On Sunday night performer Garrett Borns, known simply as BØRNS to his fans, stopped by the House of Blues in Boston as part of his tour for his sophomore album, “Blue Madonna”.
Once the lights dimmed, the unmistakable synths of “God Save Our Young Blood” started playing. The low-key and simple tune was a great way to start the show; the juxtaposition between the calm melody and the loud screams made the song more powerful. While to some, the song would have been lacking without Lana del Rey’s delicate voice, Borns carried the song so well on his own that one forgot she even had a part in the song.
The show was lit with a warm array of colors and flashes on a collage of hand-picked palm tree leaves that transported the audience to the hazy deserts and coastlines of Southern California.
Borns played his album “Blue Madonna” top to bottom, which was a unique choice, but not necessarily a bad one. The album shows how much he has grown into not only an artist but into himself as well.
His stage presence has also grown, whereas before he often stayed close to his guitar—most likely due to his former fear of dancing—he now embraces the stage and connects with his audience much more. He has also mentioned struggling with finding his sound. However now, his wardrobe—exclusively Gucci—his very Southern California aura, and of course, his amazing vocal range came together to truly encompass the Michigan-born artist.
However, it may be this dichotomy that holds Borns back, despite the fact that it is a strength that he should embrace more. Behind his sunkissed sound there is definitely a deeper meaning and feeling to his songs that one does not always get from a “laid-back Californian”. Because of this, his performance was memorable and the audience was truly able to connect with him. At one point he reached for a girl’s flower crown and incorporated it into his performance. He also accepted a rose from the audience and contemplatively plucked the petals during “I Don’t Want U Back”. He showed off his powerful voice and range in his performance of “Faded Heart.”
However, he also shows that your worst critic is often yourself. He shies away from eye contact, and it seems that despite settling more into his new image, he still feels like he is playing a part, or does not truly “belong.” This was apparent in the quick flashes of insecurity that popped up as he often held himself in a careful way, as if afraid that something may go wrong if he relaxes too much.
However, these mannerisms in and of themselves are a strength and a cause for his growing fanbase. When speaking to some members of the audience, they appreciated these small things, because to them “it makes him more human and more real.” With other artists, one often feels they are unrelatable and harder to reach.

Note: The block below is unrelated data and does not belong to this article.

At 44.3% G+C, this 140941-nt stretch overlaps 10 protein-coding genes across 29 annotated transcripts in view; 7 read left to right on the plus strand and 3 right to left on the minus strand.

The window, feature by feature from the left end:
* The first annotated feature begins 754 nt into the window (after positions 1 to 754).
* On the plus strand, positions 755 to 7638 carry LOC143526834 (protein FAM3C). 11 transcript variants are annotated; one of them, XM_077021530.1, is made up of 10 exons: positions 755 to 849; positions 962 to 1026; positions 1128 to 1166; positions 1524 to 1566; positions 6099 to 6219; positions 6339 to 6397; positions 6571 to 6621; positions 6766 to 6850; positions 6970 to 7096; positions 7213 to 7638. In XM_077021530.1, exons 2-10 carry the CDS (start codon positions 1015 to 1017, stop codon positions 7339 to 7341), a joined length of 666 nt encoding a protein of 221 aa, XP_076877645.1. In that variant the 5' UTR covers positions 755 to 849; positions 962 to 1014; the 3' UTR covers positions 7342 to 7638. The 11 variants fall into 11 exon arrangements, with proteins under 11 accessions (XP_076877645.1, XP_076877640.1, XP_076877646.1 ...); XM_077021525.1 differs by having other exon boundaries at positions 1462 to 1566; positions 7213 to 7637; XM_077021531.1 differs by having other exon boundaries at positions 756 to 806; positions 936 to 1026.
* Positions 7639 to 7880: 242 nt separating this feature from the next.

Going to a BØRNS concert is worth it, because you are able to see a side of the artist that is harder to hear in the final, polished version of his album.
Borns played “Bye-bye Darling,” the final song of the new album, and the audience was afraid the concert was over, but like the song-- that ends in a way that suggests it is unfinished and that this isn’t really “goodbye”--he came back wearing a white suit that painted him in an ethereal light.
He then did something special for the Boston show by singing “Strawberry Fields Forever” with Charlotte Cardin. He also made sure to sing songs from his old album, including “Past Lives,” “American Money” and a warm stripped-down version of “Seeing Stars.”
He ended the concert with “Electric Love,” the song that is often credited for his boost in fame. The audience’s screams continued well past the end of the song, and it shows how dedicated and appreciative his fans are.
Overall, the concert was different and more polished than Borns’ usual performances and the audience was able to connect with him in a very unique and special way. The performance showed not only how much he has grown, but that there is more to come. Most importantly, he showed that to be your best, you just have to be yourself, even if it’s hard, and even if it requires going out of your comfort zone. The people that love you will say, in his own words, “we don’t care.”
Maria Shah is a campus correspondent for The Daily Campus. She can be reached via email at firstname.lastname@example.org.